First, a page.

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Hardy-Weinberg Mathematical Model- AP Bio 2013
Transcript of Hardy-Weinberg Mathematical Model- AP Bio 2013
AP Bio Hardy-Weinberg Mathematical Model Background Hardy-Weinberg Equilibrium: Objective To map out the frequencies of dominant and recessive alleles in a population of fruit flies when a lethal-recessive trait, such as curly wings (Cy) are present in an initial generation using spreadsheets. Hypothesis If a lethal-recessive allele is present in an initial generation in a population, then when mapped out in a spread sheet model, the dominant wild type allele will out-number the recessive trait because the homozygous recessive carriers have died and are not able to reproduce and won't be able to donate their alleles to a succeeding generation at the rate the surviving dominant homozygous will. Mathematical Model How it works Data p+q=1
p2 + 2pq + q2 =1 Used to map the inheritance patterns of alleles in a population. This can be used to explore how allele frequencies change in populations and how those changes will affect the population. A mathematical model using a spreadsheet can simulate biological systems and applications of evolution including allele frequencies, selection, mutation, and migration. p2= AA
2pq=Aa p=frequency of dominant allele
q=frequency of recessive alle Source: Mathematical Modeling: Hardy-Weinberg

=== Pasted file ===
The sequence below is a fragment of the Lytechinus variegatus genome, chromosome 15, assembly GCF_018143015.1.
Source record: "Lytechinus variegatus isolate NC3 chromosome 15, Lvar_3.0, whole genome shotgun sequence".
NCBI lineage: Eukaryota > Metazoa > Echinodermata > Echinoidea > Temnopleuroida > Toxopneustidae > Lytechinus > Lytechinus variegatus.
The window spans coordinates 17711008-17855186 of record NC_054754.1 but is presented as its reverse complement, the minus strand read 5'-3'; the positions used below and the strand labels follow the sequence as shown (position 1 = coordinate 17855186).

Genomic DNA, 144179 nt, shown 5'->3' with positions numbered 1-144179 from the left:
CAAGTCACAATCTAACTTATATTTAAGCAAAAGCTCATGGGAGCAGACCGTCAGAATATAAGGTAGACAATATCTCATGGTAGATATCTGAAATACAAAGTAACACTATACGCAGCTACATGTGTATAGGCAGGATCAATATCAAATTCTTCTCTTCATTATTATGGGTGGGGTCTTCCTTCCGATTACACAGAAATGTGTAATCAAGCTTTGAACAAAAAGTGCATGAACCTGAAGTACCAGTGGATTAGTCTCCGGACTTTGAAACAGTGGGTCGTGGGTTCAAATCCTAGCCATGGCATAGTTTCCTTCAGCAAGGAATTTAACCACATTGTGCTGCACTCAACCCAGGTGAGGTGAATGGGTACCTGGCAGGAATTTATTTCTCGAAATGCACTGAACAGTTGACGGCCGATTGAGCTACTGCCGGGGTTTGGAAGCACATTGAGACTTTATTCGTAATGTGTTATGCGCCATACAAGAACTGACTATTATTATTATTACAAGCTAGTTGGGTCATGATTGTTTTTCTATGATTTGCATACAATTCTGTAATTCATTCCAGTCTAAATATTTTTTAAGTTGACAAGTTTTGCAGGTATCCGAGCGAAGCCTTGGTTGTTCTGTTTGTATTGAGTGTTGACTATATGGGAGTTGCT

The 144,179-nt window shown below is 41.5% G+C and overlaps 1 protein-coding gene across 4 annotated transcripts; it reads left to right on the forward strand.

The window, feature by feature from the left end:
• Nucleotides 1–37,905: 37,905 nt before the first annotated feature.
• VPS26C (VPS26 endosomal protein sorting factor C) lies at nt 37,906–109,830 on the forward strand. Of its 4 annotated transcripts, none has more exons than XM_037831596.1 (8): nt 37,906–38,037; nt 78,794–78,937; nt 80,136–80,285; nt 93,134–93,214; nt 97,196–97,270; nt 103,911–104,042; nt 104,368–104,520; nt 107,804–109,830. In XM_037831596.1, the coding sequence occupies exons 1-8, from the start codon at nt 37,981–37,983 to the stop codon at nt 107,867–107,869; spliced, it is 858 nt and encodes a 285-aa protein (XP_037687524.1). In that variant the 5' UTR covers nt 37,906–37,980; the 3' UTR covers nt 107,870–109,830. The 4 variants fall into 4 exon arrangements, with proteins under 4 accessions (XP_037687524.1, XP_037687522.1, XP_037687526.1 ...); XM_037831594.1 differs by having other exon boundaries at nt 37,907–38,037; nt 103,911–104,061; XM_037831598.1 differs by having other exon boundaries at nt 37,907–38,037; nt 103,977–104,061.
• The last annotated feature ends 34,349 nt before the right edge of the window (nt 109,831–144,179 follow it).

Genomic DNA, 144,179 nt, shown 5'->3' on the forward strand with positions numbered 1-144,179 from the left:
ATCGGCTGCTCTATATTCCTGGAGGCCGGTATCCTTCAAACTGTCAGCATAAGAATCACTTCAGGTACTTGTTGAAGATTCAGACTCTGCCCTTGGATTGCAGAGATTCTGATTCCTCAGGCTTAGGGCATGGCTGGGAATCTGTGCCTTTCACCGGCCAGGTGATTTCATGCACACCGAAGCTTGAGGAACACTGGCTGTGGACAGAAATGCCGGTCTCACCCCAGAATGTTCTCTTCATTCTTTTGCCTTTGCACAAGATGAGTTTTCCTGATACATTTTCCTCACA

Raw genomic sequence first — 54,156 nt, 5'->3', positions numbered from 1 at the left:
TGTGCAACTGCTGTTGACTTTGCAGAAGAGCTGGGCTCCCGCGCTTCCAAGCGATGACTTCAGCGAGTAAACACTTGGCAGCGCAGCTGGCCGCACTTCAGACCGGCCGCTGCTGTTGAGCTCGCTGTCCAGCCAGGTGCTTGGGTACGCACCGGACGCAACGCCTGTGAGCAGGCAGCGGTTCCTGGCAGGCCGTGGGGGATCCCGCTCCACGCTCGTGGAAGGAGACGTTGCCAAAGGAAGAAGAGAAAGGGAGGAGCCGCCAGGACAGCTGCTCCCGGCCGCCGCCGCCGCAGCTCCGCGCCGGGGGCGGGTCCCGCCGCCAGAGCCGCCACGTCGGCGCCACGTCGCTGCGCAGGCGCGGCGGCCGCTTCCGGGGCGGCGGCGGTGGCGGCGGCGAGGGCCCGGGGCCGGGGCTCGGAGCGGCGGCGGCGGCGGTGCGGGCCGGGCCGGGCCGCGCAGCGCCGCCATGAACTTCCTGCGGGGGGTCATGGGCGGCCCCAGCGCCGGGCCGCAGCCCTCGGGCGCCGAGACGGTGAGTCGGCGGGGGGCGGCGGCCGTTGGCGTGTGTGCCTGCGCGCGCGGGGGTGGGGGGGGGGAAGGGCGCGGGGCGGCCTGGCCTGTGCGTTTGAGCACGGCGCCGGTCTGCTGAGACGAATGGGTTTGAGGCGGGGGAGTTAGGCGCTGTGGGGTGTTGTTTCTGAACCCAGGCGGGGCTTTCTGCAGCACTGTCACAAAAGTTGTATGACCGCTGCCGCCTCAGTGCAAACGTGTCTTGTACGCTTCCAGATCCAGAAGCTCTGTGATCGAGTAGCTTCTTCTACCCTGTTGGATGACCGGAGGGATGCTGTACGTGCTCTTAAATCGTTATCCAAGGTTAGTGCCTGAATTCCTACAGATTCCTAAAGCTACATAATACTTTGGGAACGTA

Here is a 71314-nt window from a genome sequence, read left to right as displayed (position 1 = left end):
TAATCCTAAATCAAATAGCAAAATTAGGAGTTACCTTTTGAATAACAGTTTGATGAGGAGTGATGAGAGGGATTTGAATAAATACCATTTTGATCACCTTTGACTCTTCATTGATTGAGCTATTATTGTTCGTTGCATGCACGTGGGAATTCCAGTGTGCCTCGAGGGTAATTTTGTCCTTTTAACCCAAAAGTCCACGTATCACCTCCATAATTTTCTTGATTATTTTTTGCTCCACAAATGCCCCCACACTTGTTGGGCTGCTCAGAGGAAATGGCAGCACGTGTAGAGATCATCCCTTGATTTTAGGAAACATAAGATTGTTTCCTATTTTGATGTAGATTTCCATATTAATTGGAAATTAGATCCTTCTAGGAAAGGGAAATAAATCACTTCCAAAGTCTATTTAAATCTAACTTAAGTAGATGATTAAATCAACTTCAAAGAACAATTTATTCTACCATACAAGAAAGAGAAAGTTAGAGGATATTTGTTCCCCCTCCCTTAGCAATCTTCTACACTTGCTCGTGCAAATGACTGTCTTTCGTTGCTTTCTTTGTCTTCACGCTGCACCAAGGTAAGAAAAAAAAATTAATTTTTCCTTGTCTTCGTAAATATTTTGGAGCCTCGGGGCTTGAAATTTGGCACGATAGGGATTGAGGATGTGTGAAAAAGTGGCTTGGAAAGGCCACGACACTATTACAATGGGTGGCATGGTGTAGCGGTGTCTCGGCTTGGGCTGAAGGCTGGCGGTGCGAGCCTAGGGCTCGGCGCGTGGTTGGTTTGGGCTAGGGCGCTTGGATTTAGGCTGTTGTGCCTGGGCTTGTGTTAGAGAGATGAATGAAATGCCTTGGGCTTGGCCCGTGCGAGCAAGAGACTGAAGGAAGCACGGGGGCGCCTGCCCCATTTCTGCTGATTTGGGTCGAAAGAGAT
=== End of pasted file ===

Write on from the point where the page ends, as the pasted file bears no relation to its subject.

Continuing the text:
class handout page 1 Initial Generation Initial frequencies of dominant and recessive alleles for first generation The gametes A and B are randomly generated using =RAND() according to the frequencies of the p and q values 1st generation offspring zygotes results of two randomly selected gametes Result totals of allele gamete combinations in percentages Generation 2 Allele frequencies based off of A and B percentages established from the offspring of the previous generation Generation 3 Generation 4 Generation 5 Graph showing allele frequency throughout the generations See it work! Random Samples Trials All 10 sample graphs averaged together Conclusions Since the homozygous BB genotype died off and weren't able to reproduce, the population throughout the generations had a higher p-value and frequency of A gametes and dominant alleles. This model did not show an ideal Hardy-Weinberg population because the population is far too small. Since there was a small generation and the gametes were randomly selected, the individual sample results were spontaneous and they had to be averaged together to reflect accurate results.